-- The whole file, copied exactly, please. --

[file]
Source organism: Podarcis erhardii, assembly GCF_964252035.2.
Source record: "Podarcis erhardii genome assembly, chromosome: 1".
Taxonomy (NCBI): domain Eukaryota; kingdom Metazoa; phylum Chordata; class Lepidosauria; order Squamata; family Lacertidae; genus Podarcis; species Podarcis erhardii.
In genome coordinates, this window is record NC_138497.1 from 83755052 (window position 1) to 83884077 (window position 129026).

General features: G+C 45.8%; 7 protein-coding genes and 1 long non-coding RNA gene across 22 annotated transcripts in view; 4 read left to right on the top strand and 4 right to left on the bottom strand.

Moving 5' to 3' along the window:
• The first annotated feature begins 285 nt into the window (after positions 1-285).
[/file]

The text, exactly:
Source organism: Podarcis erhardii, assembly GCF_964252035.2.
Source record: "Podarcis erhardii genome assembly, chromosome: 1".
Taxonomy (NCBI): domain Eukaryota; kingdom Metazoa; phylum Chordata; class Lepidosauria; order Squamata; family Lacertidae; genus Podarcis; species Podarcis erhardii.
In genome coordinates, this window is record NC_138497.1 from 83755052 (window position 1) to 83884077 (window position 129026).

General features: G+C 45.8%; 7 protein-coding genes and 1 long non-coding RNA gene across 22 annotated transcripts in view; 4 read left to right on the top strand and 4 right to left on the bottom strand.

Moving 5' to 3' along the window:
• The first annotated feature begins 285 nt into the window (after positions 1-285).